My Favourite Books

07bfe61dd392b74053edf7f34bf4ab4fI promised a post about my favourite books not long ago, though I didn’t realise then how hard it would actually be to compile my list.

I’ve gone for the traditional Top Ten format but I could honestly go on for hours about all the important books, the life saver books and the milestone books I’ve read in my life time.

I did think it was important to be honest about my most beloved texts, and include books that have mapped my life and love of the printed word, rather than be all pretentious. It would be ridiculous to say that I only ever read Sylvia Plath for instance, when we all know I’d rather have my nose in a Jilly Cooper.

*NOTE: Whilst reading back this post, it was peppered with “I loved it”, “It broke my heart”, “It’s soooo beoootiful!”, etc. I sounded like a giddy teenager. Let’s just agree that if a book is on this list, I loved it and it moved me in some way, K?* 

So without much further ado, in no particular order:

~

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The Millenium Trilogy (The Girl with the Dragon Tattoo, The Girl Who Played with Fire and The Girl Who Kicked the Hornets’ Nest) by Stieg Larsson
When I think about these books it makes me want to pick them up and read them all over again. They are ace. Reading them, one after the other, is like immersing yourself in an amazing action movie that never lets up.

I’ve mentioned my love for Lisbeth Salander before and can honestly say that nobody has ever come close to her (for me) as a literary character (though I’m willing to wait for someone to come and match her). She is everything: strong, complex, spikey; kick ass.

The entire story is full of twists and terrible acts, is exhilarating, well paced, intriguing and bloody thrilling. I adore Mikael Blomkvist too, investigative journalist and main character. As he accepts a mysterious freelance assignment in the wake of a libel case he’s just lost, Mikael finds himself deeply embroiled in a dark family history. It’s a case that will grip you from the get go.

Also, if you’re ever stuck for something to do of an evening, Wiki the late Steig Larrson because his real life was fascinating and not so far removed from the trilogy that made his name. I am gutted that I will never read another book written by him, or meet (his) Salander again.

Continue reading “My Favourite Books”

Sharp Objects Review

Photograph via Google
Photograph via Google

I enjoyed Sharp Objects so much, starting it on Sunday, a freezing cold afternoon fit only for nesting and finishing it just before bed the following day. It’s what one would term ‘unputdownable’ if there were such a word. (Is there such a word?)

The thing about Gillian Flynn in my eyes is that she’s good. She’s really good. There’s no denying that the woman knows how to spin a dark and atmospheric yarn with the best of them.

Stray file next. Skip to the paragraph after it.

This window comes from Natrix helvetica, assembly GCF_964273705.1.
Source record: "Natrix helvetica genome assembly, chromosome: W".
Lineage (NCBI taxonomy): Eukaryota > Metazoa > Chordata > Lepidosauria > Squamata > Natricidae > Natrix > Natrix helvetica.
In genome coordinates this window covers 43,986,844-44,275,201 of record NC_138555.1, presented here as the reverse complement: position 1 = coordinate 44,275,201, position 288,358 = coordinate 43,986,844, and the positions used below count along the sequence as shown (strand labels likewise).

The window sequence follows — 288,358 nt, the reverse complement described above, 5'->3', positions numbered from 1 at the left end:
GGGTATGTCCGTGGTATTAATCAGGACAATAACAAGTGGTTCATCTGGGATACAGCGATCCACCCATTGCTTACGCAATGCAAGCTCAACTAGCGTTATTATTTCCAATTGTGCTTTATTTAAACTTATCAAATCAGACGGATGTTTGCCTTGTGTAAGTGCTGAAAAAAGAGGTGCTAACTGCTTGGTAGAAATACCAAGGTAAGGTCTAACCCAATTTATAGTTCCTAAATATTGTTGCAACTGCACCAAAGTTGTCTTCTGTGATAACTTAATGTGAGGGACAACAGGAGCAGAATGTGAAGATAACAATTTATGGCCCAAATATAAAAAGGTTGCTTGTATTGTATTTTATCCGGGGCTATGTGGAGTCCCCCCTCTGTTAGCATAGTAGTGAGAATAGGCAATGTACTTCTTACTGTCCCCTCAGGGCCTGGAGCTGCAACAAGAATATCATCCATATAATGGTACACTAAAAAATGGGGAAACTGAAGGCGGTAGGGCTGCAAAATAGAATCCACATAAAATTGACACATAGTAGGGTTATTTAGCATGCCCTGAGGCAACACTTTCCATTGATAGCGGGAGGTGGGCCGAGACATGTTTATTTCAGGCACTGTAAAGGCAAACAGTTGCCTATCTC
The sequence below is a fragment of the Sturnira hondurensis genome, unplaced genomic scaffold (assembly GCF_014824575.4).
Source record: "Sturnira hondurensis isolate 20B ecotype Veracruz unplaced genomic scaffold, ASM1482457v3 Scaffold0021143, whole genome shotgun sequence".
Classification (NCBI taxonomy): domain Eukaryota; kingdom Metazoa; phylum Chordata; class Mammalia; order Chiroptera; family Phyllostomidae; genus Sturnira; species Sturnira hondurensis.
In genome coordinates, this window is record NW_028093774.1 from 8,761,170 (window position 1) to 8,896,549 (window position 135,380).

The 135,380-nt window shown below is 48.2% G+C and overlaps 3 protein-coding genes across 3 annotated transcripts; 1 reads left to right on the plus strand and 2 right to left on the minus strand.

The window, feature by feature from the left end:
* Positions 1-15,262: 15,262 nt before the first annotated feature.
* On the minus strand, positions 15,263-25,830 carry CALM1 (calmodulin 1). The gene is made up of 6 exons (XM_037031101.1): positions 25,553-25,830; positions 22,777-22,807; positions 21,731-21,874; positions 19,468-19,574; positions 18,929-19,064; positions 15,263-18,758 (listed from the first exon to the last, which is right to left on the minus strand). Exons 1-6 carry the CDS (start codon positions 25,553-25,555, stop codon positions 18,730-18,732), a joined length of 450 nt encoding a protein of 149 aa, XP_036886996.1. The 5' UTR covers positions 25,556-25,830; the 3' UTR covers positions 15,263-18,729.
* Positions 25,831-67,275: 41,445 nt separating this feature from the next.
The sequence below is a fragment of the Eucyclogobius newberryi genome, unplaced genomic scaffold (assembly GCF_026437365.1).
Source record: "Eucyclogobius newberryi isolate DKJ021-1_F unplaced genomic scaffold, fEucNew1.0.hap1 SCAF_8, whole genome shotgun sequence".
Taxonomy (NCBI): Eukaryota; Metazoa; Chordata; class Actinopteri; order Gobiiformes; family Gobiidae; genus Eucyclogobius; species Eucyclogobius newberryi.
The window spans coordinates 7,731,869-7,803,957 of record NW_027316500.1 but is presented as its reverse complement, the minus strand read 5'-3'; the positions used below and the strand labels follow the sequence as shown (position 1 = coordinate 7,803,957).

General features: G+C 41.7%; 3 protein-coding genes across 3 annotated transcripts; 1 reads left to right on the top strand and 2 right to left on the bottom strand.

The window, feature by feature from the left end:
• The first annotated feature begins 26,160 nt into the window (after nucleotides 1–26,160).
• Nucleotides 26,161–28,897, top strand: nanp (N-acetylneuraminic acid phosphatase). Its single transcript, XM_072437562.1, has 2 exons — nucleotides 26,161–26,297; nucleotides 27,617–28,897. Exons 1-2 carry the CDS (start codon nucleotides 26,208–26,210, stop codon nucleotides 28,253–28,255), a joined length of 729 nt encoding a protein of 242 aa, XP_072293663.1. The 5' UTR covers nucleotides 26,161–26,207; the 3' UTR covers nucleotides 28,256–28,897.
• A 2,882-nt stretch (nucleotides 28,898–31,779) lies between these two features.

Her characters are so well padded that they appear before you as if they were actually living and breathing; and however you feel about them, I’m thinking about Nick and Amy Dunne now in Gone Girl, they feel real.

*GONE GIRL SPOILER AHEAD*

After I read the aforementioned GG, I was told (or read somewhere) that it wasn’t Flynn’s best book. Hard to qualify this I know, given that these things are subjective but I admit that I was curious. It feels like I talk about that book a lot, of how I had loved it a lot, couldn’t stop reading it until it ended and left me enraged.

I ranted to every person I knew had read it about how it didn’t make sense and how it would never ever happen.

One colleague liked it and explained why in her own words, which made me examine it from another angle. I suppose, as with the Fifty Shades Trilogy, sometimes you have to accept that just because you wouldn’t live a certain way within a relationship, doesn’t mean other people don’t.

Some people make extraordinary things work and sometimes dysfunctional is functional, to them. (See also the film Secretary).

I digress but what I want to make clear here is that I would, and most likely will, read everything that Flynn writes from now on because I enjoy the way she writes. And you know what? I read Dark Places not long after Gone Girl and I did think it was better.

I think Sharp Objects is even better than that.

Camille Preaker is a reporter in Chicago. Not exactly setting the world alight with her journalistic prowess, even she’s not convinced she’s any good. But when a second murder is committed, in her own hometown, she has little choice but to stage her own homecoming. Is there a serial killer terrorising the small Missouri town? And will Camille be the one to break the story before larger and better newspapers get wind of the story?

Did I mention that I loved this tale? It’s very Gothic in its telling, based around the pristine home of Camille’s mother, Adora, the most revered woman in town, and the town itself, Wind Gap. Adora is a woman mourning the death of her daughter, Marian, who died when Camille was young. She now has another daughter, precocious, gorgeous Amma. Camille doesn’t know her half-sister at all, and sees her return to Wind Gap, albeit a reluctant one, as her opportunity to get to know her a bit.

I liked Camille a great deal. I get that she’s probably not supposed to be that likeable, given her past and issues, but I did. She’s been damaged in so many ways, not least by the cold and usual way in which she has been brought up by Adora. Adora has a unique mothering style, now devoted entirely to 13-year-old Amma, who plays a good game.

Sharp-ObjectsPart angel, part witch, Camille herself becomes fascinated with her little sister, watching her run rings around the townsfolk. What is this strange hold she has? More importantly though, is the matter of why she is back in the first place: who kidnapped and killed two girls, a year apart? And, why?

As the town becomes overshadowed by the rapidly spreading unease, Camille starts to build a story for each of the dead girls, stitching together witness accounts of their characters with a bit of urban legend mixed in. Were they chosen or was it random?

I’ll leave it here. All I can say is, if you enjoy a thriller that has you panting for the ending, while lamenting the fact that you’ll soon have to move on, then this is a good bet.

Book details:

  • Sharp Objects
  • Publisher: W&N; New Ed edition (17 Sept. 2007)
  • ISBN-10: 0753822210
  • ISBN-13: 978-0753822210
  • Bought paperback (new)